CLINICAL EVIDENCE

Reduction in Length of Labour

A reduction was found in the length of active labour of 3hrs for first time labour (from 9.3hrs to 6.4hrs) and a reduction of 1hr for multi gravid woman (from 6.2hrs to 5.3hrs) Pushing was shorter for first time mothers from 50min to 37min. The women also reported reduced anxiety and help with getting to sleep. (Jenkins and Pritchard, 1993)

Hypnosis for Childbirth clients (first time mothers) had an average of 4.5hrs of active labour compared to the usual 9hrs (Harmon, Hynan and Tyne, 1990)

Reduction of Anxiety 

In a study of 680 women, the women in the hypnosis group had lower anticipated levels of fear and anxiety between baseline and 2 weeks postnatal (Downe, 2015)

Reducing Incidence of Premature Labour

A study examining how hypnosis can help in reducing preterm labour for patients with higher levels of psychosocial stress, found there were 3 preterm deliveries in the hypnosis group and in the control group there were 220 preterm deliveries. (Preterm before 37 weeks) (Reinhard, Hatzmann & Schiermeirer, 2009)

A study of 39 women who were hospitalized for premature contractions, were given hypnosis for relaxation on a daily basis along with medication, the control group of 70 received medication alone. The rate of pregnancy prolongation was significantly higher for the group who were given hypnosis for relaxation. (Omer & Friedlander, 1986)

Reduce the Need for Medication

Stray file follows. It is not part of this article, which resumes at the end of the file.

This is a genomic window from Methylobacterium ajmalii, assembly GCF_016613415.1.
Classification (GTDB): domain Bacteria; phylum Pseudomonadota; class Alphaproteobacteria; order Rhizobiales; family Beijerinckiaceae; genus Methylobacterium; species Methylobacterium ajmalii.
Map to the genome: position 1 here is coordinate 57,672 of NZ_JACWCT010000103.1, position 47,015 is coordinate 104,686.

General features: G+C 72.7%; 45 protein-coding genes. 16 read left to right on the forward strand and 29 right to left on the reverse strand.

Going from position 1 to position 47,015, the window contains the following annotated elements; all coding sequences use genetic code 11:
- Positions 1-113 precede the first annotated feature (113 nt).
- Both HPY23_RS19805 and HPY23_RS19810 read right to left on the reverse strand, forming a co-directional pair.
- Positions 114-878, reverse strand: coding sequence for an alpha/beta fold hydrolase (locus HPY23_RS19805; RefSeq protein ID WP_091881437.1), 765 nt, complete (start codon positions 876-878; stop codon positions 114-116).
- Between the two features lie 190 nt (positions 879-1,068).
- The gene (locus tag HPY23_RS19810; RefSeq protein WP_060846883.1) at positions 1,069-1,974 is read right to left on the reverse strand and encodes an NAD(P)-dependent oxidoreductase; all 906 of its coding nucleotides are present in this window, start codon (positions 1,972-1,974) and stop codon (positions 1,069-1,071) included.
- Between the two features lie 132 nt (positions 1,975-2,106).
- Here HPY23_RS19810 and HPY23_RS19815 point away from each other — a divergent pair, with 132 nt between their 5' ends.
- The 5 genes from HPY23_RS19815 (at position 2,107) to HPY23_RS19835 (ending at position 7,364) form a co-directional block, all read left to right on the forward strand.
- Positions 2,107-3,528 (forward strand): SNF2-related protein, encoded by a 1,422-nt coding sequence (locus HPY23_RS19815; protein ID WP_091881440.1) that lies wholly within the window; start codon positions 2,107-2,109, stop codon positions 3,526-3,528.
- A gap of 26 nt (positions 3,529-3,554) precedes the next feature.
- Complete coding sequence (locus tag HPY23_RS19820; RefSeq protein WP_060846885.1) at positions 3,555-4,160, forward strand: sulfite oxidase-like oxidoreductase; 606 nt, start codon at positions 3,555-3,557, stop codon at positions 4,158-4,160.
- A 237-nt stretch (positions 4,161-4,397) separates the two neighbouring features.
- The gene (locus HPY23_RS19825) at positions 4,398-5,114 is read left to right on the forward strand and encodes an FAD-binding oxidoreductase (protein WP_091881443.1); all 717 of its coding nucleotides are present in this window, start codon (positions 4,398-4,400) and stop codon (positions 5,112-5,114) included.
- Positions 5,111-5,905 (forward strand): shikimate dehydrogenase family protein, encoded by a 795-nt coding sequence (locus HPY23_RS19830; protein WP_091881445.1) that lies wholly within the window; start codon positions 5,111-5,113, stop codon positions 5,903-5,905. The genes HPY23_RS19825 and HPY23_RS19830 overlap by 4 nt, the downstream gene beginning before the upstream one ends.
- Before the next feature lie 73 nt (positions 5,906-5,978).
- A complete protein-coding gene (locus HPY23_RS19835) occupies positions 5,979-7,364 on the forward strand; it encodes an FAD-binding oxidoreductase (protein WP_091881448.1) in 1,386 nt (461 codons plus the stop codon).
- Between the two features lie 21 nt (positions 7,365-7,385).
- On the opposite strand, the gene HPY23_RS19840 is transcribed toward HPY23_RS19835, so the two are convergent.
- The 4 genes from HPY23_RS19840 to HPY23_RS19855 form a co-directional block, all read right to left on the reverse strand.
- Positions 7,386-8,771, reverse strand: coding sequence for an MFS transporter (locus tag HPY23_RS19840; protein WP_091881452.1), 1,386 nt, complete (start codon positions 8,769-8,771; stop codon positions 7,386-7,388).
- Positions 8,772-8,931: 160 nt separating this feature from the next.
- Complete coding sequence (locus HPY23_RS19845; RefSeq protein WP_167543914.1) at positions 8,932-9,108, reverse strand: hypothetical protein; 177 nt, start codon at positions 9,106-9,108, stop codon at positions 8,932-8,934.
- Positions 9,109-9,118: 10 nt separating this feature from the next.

A meta-analysis compiled of data from 14 studies that included more than 1400 women, showed that hypnosis reduced the need for medication and increased the number of spontaneous vaginal births. Women taught self-hypnosis had decreased need for pharmacological analgesia and were more satisfied with their pain management in labour. (Smith, Collins, Cyna & Crowther, 2006)

In a British study 55% of 45 patients (hypnosis group) required no medication for pain relief, in the non-hypnosis group only 22% of 90 women required no medication. Two research pieces reported on 1000 births, 850 women used hypnosis resulting in 58% rate of no medication. (Harmon and Tyne, 1990)

Rates of Intervention

38 out of 45 Hypnosis for Childbirth mums delivered naturally without the use of caesarean, forceps or venteuse. This is 84% higher than average rate of normal birth for the general population of first time mothers. (Harmon, Hynan and Tyne, 1990)

520 pregnant women received either prenatal hypnosis or attention-only. The goal was to reduce stress, identify any specific fears and address them and to prepare the women for the experience of labour. The women who received the prenatal hypnosis had significantly better outcomes than the women who did not. Further assessment suggested that hypnosis helped to prevent negative emotional factors from leading to a complicated birth outcome. 

Extended Effects of Anxiety on Children

Children whose mothers experienced a significant level of stress during pregnancy have a greater vulnerability to psychological problems according to a study at the University of Bristol. Analysis of the stress hormone levels (cortisol) has provided evidence that prenatal anxiety may affect the baby in the womb in a way that carries long term implications. (O'Connor, 2005)

Using Hypnosis to Turn a Foetus in Breech Position

100 pregnant women whose foetuses were in breech position at 37-40 weeks used hypnosis to try to turn their baby. 81% of the breech babies were successfully turned to a vertex position compared to only 48% in the control group of 100 women. (Mehl, 1994)

 King Street Chiropractors

66 King Street

Newcastle-under-Lyme

ST5 1JB 

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07815 011790

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